Executive Summary: Stalled deals leading to No-Decision or C/L occur more than 50% of the time in complex B2B Sales. Mid-stage deals should be subject to “breakthrough questions” and “DQ criteria” to prevent sales executives from wasting precious selling time chasing bad deals.
Top sellers know how to ask direct questions, then create “what-if” scenarios, using their prospects own language to reflect back on how their products and services can help. This knowledge is usually rarely documented, nor shared with the sales force. As a result, average reps may try to increase coverage by “checking in” with prospects that have no intent to purchase.
What if you had to Breakthrough or DQ (Disqualify)?
What if you had just 30 days to breakthrough or DQ the qualified stalled deals in your pipeline? What questions would you ask, and how would ask them? More importantly, how do you think your prospects would respond?
What does it take to Breakthrough?
A breakthrough, aka “compelling moment” or “burning platform”, takes solid business acumen, the ability to introduce one or more challenging scenarios, and convert those scenarios into potential for improved process, data, reporting and analytics.
How do you set up for the Breakthrough?
Consider the following list of questions, and when and how you would ask them during the discovery process. These are best suited for educated, savvy buyers who may be stuck in a pattern of indecision. (Nobody likes to feel interrogated, and so use your best rapport building and storytelling skills to weave questions like these into your ongoing discovery process.)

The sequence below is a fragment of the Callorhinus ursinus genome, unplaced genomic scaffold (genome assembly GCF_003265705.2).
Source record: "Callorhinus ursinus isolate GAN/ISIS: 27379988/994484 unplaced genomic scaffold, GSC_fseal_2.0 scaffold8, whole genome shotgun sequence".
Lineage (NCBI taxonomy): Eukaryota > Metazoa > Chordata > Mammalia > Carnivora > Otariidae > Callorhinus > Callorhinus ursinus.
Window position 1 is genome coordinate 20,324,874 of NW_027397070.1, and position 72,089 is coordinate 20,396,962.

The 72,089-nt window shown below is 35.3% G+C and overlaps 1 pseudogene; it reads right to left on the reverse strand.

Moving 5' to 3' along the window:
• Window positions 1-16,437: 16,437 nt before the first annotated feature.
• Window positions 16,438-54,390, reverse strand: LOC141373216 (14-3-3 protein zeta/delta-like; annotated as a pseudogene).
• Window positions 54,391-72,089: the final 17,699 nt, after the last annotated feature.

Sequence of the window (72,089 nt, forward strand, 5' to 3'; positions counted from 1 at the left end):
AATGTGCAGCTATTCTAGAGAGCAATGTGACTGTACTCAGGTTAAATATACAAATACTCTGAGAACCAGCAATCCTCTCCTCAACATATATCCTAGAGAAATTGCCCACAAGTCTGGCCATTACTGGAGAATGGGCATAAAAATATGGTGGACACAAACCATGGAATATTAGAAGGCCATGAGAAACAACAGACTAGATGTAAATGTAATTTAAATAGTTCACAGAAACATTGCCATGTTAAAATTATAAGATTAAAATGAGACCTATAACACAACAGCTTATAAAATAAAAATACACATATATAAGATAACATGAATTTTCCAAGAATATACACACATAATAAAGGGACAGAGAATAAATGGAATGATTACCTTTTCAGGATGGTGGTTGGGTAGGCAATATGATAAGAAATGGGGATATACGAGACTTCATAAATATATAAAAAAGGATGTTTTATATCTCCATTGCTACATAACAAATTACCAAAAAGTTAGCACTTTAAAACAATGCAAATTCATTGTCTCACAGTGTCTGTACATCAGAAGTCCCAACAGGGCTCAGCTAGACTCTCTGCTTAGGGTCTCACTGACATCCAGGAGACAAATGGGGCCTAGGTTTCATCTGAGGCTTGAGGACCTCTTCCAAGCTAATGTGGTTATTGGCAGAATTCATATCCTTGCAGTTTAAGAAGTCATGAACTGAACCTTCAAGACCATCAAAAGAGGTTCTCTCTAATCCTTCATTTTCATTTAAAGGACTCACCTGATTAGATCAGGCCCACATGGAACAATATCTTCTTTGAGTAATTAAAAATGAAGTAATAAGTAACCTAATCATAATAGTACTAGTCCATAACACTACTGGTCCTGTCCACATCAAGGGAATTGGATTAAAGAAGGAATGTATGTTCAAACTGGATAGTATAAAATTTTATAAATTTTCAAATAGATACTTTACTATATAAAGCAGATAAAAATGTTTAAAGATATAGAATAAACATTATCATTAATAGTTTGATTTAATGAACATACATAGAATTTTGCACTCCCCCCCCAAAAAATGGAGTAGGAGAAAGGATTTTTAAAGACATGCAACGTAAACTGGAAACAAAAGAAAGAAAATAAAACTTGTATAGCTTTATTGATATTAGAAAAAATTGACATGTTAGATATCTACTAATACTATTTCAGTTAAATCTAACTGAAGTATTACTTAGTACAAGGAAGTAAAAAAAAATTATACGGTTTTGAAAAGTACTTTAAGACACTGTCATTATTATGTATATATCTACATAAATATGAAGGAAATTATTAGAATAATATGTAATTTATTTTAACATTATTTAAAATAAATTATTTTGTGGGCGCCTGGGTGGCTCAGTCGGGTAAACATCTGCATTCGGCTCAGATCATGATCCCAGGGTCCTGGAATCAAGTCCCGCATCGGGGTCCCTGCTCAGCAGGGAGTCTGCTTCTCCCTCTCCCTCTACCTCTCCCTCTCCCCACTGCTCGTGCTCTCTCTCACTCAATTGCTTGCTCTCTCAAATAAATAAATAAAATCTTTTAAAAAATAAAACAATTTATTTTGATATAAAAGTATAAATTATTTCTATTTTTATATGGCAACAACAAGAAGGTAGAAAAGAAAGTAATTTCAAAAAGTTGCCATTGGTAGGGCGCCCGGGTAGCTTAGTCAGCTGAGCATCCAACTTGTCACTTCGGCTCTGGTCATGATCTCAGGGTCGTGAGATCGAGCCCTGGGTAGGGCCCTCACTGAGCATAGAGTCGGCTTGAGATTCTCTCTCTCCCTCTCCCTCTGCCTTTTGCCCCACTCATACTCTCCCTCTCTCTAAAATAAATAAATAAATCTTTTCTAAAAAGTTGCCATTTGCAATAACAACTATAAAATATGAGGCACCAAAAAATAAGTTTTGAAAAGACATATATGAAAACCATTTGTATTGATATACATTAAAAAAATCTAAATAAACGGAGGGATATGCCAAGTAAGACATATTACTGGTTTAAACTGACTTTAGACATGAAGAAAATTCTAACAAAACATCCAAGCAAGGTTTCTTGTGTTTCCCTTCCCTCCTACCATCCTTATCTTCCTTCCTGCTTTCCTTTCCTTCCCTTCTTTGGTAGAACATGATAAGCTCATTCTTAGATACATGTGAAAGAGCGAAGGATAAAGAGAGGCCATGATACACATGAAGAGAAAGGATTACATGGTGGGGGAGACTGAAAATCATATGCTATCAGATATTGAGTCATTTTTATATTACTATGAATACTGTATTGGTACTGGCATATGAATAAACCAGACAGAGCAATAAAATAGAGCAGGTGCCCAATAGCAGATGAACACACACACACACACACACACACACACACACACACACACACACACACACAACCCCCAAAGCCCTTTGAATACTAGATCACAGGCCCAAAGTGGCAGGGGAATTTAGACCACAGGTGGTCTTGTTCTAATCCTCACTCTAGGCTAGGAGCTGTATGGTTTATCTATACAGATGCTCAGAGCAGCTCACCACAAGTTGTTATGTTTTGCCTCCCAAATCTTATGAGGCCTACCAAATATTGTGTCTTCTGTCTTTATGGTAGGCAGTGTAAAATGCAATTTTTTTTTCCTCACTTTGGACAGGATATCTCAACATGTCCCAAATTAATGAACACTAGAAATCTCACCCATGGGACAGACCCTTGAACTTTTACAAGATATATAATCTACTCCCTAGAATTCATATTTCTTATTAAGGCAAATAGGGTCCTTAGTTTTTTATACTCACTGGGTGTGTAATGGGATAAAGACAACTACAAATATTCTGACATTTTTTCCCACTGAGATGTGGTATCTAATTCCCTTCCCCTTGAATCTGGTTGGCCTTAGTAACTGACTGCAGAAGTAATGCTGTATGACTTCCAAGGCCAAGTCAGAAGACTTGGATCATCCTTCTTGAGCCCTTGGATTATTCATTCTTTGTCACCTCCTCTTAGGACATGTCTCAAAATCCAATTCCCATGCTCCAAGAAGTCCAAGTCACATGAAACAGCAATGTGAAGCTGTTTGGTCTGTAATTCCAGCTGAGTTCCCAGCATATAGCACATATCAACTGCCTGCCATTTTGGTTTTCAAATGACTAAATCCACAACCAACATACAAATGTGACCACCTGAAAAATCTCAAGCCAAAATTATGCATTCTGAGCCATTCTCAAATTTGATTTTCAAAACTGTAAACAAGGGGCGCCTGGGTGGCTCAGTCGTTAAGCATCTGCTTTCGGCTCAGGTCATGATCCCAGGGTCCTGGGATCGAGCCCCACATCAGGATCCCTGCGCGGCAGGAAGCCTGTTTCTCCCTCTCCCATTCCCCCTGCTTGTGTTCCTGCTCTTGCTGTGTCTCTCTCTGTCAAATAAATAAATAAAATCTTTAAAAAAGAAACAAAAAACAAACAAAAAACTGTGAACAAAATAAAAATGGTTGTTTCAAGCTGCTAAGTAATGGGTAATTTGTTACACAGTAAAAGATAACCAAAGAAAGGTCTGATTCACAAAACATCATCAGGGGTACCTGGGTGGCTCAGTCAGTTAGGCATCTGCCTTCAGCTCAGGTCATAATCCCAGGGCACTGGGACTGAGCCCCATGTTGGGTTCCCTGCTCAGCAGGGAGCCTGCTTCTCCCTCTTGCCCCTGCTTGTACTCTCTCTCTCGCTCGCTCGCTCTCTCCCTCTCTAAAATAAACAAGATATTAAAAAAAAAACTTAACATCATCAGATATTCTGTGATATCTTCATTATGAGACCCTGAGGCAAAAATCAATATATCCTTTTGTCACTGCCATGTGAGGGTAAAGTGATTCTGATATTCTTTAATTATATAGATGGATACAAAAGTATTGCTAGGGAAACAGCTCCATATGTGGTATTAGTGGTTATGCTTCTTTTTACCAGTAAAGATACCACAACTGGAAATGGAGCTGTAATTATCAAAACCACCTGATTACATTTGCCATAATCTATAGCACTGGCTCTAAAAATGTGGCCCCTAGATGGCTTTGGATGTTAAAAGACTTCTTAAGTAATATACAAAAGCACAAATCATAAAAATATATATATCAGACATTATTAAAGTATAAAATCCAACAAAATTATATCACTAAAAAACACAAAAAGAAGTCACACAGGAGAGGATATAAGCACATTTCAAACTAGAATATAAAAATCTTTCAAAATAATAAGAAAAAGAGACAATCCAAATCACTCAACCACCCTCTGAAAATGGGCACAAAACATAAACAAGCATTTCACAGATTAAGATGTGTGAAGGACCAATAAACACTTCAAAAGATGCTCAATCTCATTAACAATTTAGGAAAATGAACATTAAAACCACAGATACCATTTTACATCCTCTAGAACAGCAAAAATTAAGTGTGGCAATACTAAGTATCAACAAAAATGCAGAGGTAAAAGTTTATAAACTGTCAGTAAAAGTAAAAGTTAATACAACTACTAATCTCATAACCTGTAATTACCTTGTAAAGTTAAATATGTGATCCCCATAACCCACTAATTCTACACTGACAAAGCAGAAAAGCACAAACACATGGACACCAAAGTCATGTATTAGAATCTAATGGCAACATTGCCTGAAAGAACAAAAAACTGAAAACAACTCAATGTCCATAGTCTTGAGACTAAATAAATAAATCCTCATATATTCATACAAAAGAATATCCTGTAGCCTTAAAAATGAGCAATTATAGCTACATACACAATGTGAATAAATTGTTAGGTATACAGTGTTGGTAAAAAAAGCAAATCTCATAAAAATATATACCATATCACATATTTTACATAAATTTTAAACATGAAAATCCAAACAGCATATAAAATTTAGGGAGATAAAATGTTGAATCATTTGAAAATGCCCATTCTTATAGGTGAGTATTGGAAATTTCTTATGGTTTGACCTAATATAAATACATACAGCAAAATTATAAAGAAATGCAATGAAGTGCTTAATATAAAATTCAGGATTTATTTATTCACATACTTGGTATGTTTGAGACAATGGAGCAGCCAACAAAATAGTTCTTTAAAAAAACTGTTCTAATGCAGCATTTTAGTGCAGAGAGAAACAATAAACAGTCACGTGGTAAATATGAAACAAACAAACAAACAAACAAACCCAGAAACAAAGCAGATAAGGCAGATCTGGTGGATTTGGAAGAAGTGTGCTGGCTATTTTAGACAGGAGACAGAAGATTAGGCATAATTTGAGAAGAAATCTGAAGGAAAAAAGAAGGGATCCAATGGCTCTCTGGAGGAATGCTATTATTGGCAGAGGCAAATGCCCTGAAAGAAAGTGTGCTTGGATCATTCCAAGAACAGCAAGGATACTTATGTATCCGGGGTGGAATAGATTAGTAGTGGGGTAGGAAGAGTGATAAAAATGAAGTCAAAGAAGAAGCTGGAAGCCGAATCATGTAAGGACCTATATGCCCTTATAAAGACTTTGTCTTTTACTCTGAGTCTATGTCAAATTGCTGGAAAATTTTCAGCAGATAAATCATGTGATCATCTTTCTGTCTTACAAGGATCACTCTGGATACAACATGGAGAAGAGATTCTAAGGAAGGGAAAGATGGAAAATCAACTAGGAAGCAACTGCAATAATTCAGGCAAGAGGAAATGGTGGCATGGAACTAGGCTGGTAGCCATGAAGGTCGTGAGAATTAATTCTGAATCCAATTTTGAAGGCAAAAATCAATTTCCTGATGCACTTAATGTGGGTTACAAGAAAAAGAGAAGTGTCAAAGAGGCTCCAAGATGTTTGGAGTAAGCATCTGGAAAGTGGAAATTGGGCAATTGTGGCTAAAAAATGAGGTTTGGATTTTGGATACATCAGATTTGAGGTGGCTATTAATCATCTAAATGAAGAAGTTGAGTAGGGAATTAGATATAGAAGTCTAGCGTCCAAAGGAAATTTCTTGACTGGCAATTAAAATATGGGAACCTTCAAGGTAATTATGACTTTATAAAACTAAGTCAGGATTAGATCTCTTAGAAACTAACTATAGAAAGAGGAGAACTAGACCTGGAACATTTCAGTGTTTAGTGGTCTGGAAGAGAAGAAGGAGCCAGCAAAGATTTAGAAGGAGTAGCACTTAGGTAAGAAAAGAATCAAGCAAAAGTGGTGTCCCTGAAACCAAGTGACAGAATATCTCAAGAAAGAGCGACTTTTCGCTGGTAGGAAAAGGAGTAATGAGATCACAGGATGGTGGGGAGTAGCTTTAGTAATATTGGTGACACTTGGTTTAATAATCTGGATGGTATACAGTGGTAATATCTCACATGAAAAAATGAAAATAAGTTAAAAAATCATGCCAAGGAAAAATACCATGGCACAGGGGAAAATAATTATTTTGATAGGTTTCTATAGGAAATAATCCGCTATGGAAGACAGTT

- What have you tried to solve this problem in the past?
- How does solving this problem relate to other priorities?
- What are your desired goals? Specifically what does success look like?
- What are the consequences if you don’t succeed? What else will be impacted?
- Who else in your organization will benefit?
- How does the value our product/service contribute your company objectives?
Decision Making Questions
- Who else is involved in the decision making process?
- How soon until we can meet with your decision making team to assess their needs?
- Why are your other priorities more important?
- What are the negative impacts of not solving this problem first?
Don’t be surprised if your prospects get more engaged when you ask “difficult” breakthrough questions. For many buyers, the business analysis is the most interesting, and memorable part, of a sales conversation. This also differentiates you from competitors who may be selling “features and benefits” with no compelling reason to make a decision.
How do you evaluate the proactive DQ?
A proactive DQ is a conscious decision by the seller, based on both positive and negative buying signals. Start by listing the positive and negative buying signals and add them to your “deal scorecard”. A weighted deal scorecard, either in your CRM, preferred deal scoring system, or even a spreadsheet will help you make consistent, objective DQ decisions.
Buying signals are just one very important aspect of the early DQ decision. An early stage DQ must also account for additional potential ACV, qualified lead velocity, and other pipeline activity. For larger deals, asses all criteria required to proactively DQ.
What are the impacts of early stage DQ?
The impact of early DQ forces the seller back “to the well” for new prospects, but also frees up time to pursue lower risk deals with higher probability closing in the near term. According to CSO Insights, top sellers pursue C/L deals 13% less frequently than average sellers. Use your own ACV and sales cycles to calculate the positive economic impact for your company.
By introducing breakthrough questions, and DQ criteria, you are in a much better position to understand the cost/benefit of early DQ, and transfer that knowledge to others on your team.
About the Author: Chris Ortolano is the founder and principal at Outbound Edge, a sales consultancy, and creator of SalesStack, a Slack team for B2B Sales and Marketing pros. Chris helps sales managers focus on using data and process to win more deals and solve problems associated with pipeline activity, analytics, and effectiveness.
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